NIHILISM IN RUSSIA.
Such inordinate severity as had been lately meted out to political offenders in Russia can hardly fail to meet with adverse comment on all sides. We learn that o eight-and-twenty persons, condemned together at Odessa a very short time ago, to various terms of hard labour in the Siberian mines, the average age was but twenty-three. Among this batch of prisoners there is a young girl of fifteen, whom it appears the Russian Government considers it necessary for the proper security and safety of the State, to confine for months with common criminals, and afterwards to send to associate for an indefinite period with the convict class in Siberia. And this dangerous criminal appears to have been guilty of no worse infraction of the law than that, being present at the trial and sentencing of a political offender, she thoughtlessly exclaimed, “ Kovaßki is condemned to death.” In the same black list we find a youth of eighteen, sentenced to twenty years’ hard labour in the mines, and two young ladies of twenty-two and twentyfive, condemned to the same punishment for a term of fifteen years. It may not be out of place to glance at what this punishment in the mines is like, taking the testimony of a recent eye-witness, who visited one of these convict settlements a short time ago, with an official authorisation. He tells how, starting from Tobolsk, he made 1 ‘ a long drearv j ourney in a wretched car, until a high mountain rose before him. In its torn and craggy flank the hill showed a colossal opening, similar to the mouth of a burnt out crater. Fetid vapours, which almost took away the breath, ascended frorq it. ’’ Entering the opening of the rock, he then passed “ through a long, very dark and narrow corridor, which, judging from its sloping descent, led down into some unknown depth. ” Having now reached the interior of the mine, he found a part of the unhappy prisoners resting from the labours of the day on beds of damp and rotten straw. Beyond this was a vast cavern, in which he saw large numbers of wretched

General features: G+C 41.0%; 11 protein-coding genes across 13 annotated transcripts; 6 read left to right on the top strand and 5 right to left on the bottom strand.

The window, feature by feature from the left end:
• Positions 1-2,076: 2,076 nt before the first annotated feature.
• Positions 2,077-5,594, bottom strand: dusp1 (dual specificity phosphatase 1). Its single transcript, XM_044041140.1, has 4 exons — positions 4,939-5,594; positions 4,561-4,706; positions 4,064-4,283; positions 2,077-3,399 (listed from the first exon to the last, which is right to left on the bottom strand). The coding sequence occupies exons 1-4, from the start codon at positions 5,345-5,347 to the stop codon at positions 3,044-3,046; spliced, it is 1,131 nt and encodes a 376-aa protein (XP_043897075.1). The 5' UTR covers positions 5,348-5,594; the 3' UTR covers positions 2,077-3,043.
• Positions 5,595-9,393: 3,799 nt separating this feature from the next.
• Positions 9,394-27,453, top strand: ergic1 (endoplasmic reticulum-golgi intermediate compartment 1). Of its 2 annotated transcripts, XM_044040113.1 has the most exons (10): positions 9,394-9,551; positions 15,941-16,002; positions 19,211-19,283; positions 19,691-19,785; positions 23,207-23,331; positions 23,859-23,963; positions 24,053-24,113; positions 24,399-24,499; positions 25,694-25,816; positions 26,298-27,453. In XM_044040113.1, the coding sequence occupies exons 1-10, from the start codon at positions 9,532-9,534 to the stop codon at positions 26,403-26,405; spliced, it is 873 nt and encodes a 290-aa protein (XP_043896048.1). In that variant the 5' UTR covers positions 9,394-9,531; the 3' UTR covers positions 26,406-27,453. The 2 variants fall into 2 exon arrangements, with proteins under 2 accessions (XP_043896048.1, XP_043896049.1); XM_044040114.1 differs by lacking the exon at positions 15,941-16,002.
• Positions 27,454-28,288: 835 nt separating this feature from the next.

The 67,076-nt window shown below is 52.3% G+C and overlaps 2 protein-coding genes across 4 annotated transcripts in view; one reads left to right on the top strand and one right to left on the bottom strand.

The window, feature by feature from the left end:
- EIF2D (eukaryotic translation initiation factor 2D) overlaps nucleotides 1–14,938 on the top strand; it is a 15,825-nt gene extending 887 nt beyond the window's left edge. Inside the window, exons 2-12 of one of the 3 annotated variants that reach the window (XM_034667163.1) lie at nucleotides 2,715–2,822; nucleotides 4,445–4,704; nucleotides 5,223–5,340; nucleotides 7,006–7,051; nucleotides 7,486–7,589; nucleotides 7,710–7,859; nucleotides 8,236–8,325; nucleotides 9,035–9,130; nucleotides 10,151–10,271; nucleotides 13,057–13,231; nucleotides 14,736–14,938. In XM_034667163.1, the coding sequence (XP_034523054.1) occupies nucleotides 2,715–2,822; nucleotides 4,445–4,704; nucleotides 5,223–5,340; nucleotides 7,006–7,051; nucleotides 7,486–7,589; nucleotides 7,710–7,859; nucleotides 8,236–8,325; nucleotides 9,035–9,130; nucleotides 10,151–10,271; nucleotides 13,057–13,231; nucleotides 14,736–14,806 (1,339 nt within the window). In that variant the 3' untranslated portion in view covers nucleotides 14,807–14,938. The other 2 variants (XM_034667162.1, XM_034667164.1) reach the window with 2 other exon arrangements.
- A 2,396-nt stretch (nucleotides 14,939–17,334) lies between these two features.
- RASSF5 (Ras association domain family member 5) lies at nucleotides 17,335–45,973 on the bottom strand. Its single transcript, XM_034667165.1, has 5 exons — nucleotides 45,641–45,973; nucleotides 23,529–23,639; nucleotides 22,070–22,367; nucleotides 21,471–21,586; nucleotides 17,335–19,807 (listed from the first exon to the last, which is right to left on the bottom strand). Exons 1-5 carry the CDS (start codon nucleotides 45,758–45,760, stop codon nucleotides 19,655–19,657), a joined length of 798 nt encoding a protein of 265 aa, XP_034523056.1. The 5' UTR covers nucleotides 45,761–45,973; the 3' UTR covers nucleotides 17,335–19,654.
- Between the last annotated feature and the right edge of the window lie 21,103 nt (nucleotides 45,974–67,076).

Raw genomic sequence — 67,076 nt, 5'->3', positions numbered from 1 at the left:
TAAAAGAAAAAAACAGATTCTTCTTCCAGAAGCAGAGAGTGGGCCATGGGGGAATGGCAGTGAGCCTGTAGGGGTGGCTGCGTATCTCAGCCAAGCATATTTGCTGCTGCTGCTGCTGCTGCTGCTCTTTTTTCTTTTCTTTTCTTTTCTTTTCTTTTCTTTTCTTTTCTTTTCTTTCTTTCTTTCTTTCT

creatures, “ with shaggy beards, sickly faces, reddened eyelids, clad in tatters, some of them barefoot, others in sandals, fettered with heavy foot-chains. There was no song, no whistling. Now and then they shyly looked at the visitor and his companions. The water dripped from the s'one ; the tatters of the convicts wore throughly wet.” Considering the utter bopoleatnoss and misery depicted, the oftquoted and mournful words of Dante may well bo recalled to memory. “Lasciate ogui speranza, voi ch’entcate,” and indeed they may be applied with literal truth for the convicts seen here were all condemned to perpetual labour, and the traveller was further told that no prisoners having once entered could ever hope to Uv.vo the place alive. “Charing Cross Magazine. ”
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